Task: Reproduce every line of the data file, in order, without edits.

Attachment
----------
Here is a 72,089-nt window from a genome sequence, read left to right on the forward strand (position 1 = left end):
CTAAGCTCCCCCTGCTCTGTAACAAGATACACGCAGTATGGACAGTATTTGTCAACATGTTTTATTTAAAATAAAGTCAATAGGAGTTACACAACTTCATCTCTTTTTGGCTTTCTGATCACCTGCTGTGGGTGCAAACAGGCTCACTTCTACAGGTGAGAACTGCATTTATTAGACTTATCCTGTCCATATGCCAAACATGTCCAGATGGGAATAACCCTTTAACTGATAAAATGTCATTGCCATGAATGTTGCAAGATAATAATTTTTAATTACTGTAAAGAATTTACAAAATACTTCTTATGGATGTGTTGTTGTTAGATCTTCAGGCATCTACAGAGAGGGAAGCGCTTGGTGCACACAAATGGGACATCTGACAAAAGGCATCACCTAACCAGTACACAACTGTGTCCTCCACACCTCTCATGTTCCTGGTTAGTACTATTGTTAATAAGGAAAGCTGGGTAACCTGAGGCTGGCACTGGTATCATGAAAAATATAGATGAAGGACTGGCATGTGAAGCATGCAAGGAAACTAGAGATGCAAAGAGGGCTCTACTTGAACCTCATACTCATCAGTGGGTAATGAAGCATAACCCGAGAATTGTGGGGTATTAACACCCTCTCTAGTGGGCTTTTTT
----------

Here is a 72,089-nt window from a genome sequence, read left to right on the forward strand (position 1 = left end):
CTAAGCTCCCCCTGCTCTGTAACAAGATACACGCAGTATGGACAGTATTTGTCAACATGTTTTATTTAAAATAAAGTCAATAGGAGTTACACAACTTCATCTCTTTTTGGCTTTCTGATCACCTGCTGTGGGTGCAAACAGGCTCACTTCTACAGGTGAGAACTGCATTTATTAGACTTATCCTGTCCATATGCCAAACATGTCCAGATGGGAATAACCCTTTAACTGATAAAATGTCATTGCCATGAATGTTGCAAGATAATAATTTTTAATTACTGTAAAGAATTTACAAAATACTTCTTATGGATGTGTTGTTGTTAGATCTTCAGGCATCTACAGAGAGGGAAGCGCTTGGTGCACACAAATGGGACATCTGACAAAAGGCATCACCTAACCAGTACACAACTGTGTCCTCCACACCTCTCATGTTCCTGGTTAGTACTATTGTTAATAAGGAAAGCTGGGTAACCTGAGGCTGGCACTGGTATCATGAAAAATATAGATGAAGGACTGGCATGTGAAGCATGCAAGGAAACTAGAGATGCAAAGAGGGCTCTACTTGAACCTCATACTCATCAGTGGGTAATGAAGCATAACCCGAGAATTGTGGGGTATTAACACCCTCTCTAGTGGGCTTTTTT